In 1969, Dr. Elizabeth Kubler-Ross published her famous book; On Death and Dying and later went on to launch the Hospice movement in America. Even though her studies focused more on those who were dying than the caregivers that were left behind, her work has had enormous influence on the understanding of various stages of death and grief.
Euthanasia: How Will I Know When its Time?
Pippin needed assistance from his owner to get to his feet. He slowly walked to the door, then needed help once again to step down onto the back porch. With a slight groan, he squatted to relieve himself and came back towards the house. There was no twinkle in his eye, and this time he needed to be carried all the way back to his bed. He'd used up his energy for that day.
Are We All Losers? Understanding Grief
The well-known pioneer researcher Dr. Elisabeth Kubler-Ross identified five states through which the dying patient goes. It is also true that the recently bereaved and the about to be bereaved evidence the same stages. Kubler Ross has labeled the 5 stages denial, anger, bargaining, depression, and acceptance. People do not necessarily go through these stages in any set order or over a set length of time, nor does the individual necessarily pass through each of the stages. Most controversial is the final stage of acceptance. Kubler-Ross believes that all of us come to accept death as it approached, but other researchers do not agree. Westberg, for example believe, as do the writer, that we come to a point of living with the loss. Let's now review the 10 stages of grief as defined by Westberg. If you have or can access his tiny book entitled, Good Grief, it would help you to understand each stage in more depth than the writer will go.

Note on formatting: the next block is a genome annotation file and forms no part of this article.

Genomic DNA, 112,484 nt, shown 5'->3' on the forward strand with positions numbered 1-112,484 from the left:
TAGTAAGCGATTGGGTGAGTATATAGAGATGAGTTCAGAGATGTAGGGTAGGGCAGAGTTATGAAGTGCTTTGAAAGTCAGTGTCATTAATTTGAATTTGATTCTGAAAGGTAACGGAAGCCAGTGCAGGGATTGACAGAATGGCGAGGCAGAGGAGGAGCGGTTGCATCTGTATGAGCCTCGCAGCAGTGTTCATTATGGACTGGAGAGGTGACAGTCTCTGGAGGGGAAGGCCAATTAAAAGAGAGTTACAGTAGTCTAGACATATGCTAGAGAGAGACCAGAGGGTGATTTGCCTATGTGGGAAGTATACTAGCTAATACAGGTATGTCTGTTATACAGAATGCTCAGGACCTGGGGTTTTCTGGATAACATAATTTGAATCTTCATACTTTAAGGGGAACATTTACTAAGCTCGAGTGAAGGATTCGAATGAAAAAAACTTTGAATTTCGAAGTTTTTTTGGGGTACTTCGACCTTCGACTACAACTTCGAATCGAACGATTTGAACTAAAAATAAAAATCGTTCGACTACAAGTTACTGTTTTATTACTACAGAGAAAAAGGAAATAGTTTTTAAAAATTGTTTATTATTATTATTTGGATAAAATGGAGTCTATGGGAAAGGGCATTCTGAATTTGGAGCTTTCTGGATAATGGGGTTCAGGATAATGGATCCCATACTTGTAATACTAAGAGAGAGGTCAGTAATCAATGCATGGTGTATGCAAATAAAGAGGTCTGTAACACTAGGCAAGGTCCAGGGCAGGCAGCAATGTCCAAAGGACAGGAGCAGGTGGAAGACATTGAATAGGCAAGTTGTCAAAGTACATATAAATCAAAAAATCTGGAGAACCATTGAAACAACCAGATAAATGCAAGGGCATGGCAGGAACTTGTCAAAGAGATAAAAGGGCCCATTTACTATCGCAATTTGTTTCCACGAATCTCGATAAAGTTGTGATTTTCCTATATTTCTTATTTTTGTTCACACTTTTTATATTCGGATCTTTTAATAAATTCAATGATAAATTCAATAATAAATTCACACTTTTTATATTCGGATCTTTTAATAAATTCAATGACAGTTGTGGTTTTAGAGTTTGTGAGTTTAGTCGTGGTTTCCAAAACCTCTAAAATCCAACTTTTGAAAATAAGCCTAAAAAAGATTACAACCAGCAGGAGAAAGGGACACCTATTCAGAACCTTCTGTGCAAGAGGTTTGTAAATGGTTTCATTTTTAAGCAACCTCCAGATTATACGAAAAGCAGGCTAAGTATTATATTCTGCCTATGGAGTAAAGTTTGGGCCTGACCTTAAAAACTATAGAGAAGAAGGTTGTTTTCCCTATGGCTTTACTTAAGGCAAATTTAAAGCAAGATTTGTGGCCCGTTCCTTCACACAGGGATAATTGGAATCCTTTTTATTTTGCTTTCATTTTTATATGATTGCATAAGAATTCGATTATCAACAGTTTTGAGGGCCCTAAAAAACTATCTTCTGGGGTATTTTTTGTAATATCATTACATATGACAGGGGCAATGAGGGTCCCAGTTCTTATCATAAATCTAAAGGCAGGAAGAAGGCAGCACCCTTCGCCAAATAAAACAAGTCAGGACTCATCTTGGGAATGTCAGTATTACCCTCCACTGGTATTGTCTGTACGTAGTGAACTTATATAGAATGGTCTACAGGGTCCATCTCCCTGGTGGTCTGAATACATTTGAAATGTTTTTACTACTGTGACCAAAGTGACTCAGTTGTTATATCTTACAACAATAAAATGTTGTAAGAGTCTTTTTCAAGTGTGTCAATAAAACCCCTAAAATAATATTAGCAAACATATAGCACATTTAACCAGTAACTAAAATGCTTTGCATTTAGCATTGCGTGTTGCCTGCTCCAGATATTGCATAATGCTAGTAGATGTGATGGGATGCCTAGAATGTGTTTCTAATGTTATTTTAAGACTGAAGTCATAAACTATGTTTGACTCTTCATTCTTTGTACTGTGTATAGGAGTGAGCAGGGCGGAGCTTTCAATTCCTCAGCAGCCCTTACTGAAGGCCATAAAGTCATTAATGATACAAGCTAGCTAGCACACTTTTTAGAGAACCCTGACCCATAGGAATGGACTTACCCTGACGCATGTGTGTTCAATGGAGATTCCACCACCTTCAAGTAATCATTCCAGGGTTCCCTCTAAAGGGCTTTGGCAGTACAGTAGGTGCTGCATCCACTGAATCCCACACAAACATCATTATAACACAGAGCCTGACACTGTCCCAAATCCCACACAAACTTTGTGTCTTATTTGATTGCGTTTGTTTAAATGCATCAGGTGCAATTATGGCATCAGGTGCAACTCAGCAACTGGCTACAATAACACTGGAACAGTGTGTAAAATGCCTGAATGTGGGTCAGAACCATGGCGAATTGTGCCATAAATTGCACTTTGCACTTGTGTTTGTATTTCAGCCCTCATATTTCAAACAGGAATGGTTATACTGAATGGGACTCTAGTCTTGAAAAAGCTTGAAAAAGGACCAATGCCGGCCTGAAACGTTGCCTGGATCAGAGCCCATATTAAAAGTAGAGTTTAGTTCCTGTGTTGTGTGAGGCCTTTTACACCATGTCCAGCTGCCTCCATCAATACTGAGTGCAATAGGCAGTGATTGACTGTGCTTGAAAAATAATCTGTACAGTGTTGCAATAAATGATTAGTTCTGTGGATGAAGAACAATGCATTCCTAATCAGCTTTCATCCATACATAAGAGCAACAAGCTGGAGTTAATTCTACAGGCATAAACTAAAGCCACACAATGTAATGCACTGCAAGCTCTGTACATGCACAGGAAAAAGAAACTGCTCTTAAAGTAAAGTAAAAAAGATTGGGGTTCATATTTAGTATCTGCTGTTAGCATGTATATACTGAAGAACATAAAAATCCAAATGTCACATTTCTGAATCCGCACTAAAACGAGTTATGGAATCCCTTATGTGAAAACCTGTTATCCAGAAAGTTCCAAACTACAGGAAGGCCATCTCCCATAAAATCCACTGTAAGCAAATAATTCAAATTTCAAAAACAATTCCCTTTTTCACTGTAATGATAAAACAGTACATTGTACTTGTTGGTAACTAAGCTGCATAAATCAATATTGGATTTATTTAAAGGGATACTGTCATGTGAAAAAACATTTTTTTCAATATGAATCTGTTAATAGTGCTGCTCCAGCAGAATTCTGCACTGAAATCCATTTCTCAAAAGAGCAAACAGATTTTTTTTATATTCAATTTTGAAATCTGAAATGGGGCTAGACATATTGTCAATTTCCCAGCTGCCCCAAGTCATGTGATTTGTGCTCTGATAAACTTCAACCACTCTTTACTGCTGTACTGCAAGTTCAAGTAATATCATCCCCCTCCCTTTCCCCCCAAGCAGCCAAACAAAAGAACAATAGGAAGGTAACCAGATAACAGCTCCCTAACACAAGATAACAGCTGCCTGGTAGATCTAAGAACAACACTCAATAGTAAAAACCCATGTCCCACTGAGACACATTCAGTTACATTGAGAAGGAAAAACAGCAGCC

Am I a Mother - Tips for Handling Mother?s Day After Miscarriage
Are you spending this Mother's Day wondering if you are, in fact, a mother? 900,000-1 million women in the U.S. alone face this question every year after suffering pregnancy loss. "For women who experience a miscarriage during their first pregnancy, the question of motherhood is an even greater one," says Lisa Church of HopeXchange, a company dedicated to the support of women and their families facing pregnancy loss.
New Tears [about Grievng--with commentary]
New Tears [about Grieving]
The Look of Grief
Never, since man has walked upright, have people all over the globe had more educational advantages or more opportunities to practice advanced social and interpersonal skills. And yet, for the most part, we still have not learned to look past the obvious, to see beyond the exterior shell of our fellow man, and to discover the worth of the real person.
If you have ever lost someone dear to you it is likely that you can still summon up the grief that you may still be carrying deep inside yourself as a result of the loss. If this grief, which is usually felt as a deep saddness, is something that you would like to clear in yourself then you may find some hope here.